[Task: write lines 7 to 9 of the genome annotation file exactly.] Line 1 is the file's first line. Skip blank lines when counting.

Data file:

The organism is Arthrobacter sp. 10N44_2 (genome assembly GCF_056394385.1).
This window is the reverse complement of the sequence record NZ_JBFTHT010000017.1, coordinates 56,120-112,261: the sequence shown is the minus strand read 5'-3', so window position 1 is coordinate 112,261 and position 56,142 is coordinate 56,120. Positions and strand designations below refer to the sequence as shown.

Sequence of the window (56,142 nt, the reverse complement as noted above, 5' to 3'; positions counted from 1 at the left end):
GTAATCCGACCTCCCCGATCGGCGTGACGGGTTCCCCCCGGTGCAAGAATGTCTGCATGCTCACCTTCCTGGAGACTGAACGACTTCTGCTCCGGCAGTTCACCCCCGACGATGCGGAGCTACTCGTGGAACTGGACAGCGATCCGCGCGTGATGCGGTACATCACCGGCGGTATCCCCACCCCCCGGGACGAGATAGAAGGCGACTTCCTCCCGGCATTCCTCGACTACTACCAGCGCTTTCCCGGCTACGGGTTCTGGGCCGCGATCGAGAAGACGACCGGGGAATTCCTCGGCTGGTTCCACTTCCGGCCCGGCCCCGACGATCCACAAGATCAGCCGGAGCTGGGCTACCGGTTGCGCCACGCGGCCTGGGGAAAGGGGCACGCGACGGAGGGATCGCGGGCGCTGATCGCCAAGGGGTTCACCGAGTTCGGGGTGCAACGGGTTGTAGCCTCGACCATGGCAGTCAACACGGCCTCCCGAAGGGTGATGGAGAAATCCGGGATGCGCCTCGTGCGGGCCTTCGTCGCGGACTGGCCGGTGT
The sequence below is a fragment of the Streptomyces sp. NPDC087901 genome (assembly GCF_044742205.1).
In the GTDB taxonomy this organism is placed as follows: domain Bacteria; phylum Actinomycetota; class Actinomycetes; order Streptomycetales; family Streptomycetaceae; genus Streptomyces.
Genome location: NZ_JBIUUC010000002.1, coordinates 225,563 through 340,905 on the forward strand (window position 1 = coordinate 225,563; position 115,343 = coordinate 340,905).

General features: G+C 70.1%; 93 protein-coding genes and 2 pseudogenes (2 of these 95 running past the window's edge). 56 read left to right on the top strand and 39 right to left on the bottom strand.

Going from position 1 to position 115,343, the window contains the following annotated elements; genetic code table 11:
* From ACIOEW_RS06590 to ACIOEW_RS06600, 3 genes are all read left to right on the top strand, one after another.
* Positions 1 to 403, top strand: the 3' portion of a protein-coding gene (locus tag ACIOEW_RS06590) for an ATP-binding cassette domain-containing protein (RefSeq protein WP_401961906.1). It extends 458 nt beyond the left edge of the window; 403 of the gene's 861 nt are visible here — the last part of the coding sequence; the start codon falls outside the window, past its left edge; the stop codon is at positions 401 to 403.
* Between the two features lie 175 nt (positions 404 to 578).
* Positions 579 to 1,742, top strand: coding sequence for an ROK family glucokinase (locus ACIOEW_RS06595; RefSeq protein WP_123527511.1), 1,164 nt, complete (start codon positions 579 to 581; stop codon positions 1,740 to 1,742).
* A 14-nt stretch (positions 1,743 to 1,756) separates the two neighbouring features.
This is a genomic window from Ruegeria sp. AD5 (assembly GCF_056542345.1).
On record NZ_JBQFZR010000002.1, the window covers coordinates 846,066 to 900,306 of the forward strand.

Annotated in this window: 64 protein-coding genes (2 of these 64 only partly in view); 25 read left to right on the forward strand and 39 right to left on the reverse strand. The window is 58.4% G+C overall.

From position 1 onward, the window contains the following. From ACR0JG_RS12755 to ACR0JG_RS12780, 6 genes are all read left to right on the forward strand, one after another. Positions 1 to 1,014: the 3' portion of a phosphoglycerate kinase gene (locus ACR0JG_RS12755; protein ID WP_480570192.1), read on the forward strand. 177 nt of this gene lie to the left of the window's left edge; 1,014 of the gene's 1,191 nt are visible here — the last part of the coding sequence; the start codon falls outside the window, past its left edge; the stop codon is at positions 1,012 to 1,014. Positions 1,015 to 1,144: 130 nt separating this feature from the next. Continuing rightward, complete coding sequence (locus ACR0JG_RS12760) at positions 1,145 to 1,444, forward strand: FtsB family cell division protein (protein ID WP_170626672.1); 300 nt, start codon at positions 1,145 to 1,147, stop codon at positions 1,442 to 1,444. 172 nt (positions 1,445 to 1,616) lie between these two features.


Genome location: NZ_JBIUUC010000002.1, coordinates 225,563 through 340,905 on the forward strand (window position 1 = coordinate 225,563; position 115,343 = coordinate 340,905).

General features: G+C 70.1%; 93 protein-coding genes and 2 pseudogenes (2 of these 95 running past the window's edge). 56 read left to right on the top strand and 39 right to left on the bottom strand.

Going from position 1 to position 115,343, the window contains the following annotated elements; genetic code table 11: